Bit depth - Lowering the bit depth will reduce the definition and clarity of a recording. Lowering the bit depth significantly will yield a gritty, distorted sound.

Stereo vs. mono - Lowering the channel count from two to one eliminates the spatial relationship between sounds. While not necessary for voice-overs, sound effects and music sound much fuller and more realistic when reproduced in stereo.

Fidelity vs. Resources

In the process of creating a game, file size is often the most challenging obstacle to overcome. Since digital audio can up a significant amount of space, producers and designers tend to put a lot of pressure on the audio team to keep the audio files small. Reducing the numbers in any of the three categories mentioned above will reduce file size, but care should be taken to reduce only where the results will not significantly impact the quality of the sound. Careful experimentation by an audio engineer can yield significant savings in file size, but it takes time, and should be considered part of the process.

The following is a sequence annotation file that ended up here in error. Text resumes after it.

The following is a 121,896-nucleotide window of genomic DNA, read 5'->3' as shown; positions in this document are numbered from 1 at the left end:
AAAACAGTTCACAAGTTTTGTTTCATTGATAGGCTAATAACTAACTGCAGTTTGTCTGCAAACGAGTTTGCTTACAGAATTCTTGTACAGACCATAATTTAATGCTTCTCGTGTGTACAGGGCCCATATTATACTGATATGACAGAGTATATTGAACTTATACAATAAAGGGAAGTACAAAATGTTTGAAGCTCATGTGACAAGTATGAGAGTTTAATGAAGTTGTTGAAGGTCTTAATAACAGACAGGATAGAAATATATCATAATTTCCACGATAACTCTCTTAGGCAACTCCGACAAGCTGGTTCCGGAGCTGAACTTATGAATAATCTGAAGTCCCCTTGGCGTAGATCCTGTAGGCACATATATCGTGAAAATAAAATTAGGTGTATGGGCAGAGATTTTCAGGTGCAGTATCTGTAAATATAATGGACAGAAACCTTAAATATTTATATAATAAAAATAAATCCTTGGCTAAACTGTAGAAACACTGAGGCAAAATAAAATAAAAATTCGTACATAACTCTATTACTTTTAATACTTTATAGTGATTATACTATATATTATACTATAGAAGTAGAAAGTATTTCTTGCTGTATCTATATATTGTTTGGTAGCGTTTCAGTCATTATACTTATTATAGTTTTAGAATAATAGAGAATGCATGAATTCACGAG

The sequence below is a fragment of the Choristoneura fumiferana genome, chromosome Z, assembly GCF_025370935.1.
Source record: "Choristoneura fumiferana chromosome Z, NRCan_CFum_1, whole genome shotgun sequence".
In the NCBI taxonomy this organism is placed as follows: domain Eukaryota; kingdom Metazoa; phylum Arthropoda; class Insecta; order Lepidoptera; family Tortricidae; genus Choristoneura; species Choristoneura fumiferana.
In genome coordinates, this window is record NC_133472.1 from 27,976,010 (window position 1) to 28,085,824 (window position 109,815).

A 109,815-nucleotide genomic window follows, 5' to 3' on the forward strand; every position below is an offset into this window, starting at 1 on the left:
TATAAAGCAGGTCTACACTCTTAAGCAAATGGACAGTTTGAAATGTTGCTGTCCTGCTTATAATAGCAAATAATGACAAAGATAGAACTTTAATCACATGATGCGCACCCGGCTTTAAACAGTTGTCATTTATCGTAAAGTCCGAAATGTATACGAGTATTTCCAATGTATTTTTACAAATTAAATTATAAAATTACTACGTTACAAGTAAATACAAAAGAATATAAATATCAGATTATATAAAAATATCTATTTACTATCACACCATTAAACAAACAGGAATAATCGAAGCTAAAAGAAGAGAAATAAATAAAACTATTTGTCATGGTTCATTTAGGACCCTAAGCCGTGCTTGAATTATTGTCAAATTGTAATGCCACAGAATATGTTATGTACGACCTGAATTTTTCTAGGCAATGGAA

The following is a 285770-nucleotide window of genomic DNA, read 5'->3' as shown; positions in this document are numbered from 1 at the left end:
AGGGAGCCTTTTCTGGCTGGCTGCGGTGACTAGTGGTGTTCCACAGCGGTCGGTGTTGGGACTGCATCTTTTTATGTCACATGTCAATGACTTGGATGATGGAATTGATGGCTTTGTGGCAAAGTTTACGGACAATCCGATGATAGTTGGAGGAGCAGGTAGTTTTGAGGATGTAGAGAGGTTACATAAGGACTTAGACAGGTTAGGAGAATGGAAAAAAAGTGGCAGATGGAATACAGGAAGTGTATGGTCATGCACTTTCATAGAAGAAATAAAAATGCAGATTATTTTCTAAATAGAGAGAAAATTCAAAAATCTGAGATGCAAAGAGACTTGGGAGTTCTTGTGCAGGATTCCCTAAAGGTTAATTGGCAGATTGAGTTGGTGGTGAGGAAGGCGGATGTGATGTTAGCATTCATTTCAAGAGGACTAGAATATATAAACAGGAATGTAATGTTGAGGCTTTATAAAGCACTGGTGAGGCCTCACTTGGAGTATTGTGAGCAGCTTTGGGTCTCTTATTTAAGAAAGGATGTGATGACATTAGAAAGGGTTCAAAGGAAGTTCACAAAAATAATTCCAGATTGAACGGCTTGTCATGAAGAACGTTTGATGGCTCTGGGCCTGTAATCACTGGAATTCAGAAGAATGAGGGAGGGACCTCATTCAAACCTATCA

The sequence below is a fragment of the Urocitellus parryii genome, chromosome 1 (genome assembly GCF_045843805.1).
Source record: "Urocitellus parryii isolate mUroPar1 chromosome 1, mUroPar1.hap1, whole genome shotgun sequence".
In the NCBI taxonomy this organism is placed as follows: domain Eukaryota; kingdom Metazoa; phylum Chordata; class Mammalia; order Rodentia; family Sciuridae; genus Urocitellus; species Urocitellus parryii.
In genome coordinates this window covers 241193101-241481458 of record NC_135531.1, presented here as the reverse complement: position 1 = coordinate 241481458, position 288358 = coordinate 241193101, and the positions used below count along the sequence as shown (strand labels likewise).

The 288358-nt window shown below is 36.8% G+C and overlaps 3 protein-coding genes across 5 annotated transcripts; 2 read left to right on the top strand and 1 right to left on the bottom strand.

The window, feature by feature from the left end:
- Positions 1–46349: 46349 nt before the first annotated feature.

Here is a basic guide for file bandwidth optimization. It is intended to give an idea of the relative importance of the characteristics listed across the top. Note: for all audio assets, it is undesirable to go below 16 bits, 24 bits is preferable if the console supports it, and there is room in the game.

Element

Sampling rate

mono

stereo

surround

Bass

low

good

Rare

Use sub

Dialog

Medium

good

Rare

Don't use

Music

High

poor

Good

Good

FX

High

fair

Great

Great

An analogy can be drawn between frame rate and sampling rate. Here is a rough comparison of the quality of different rates.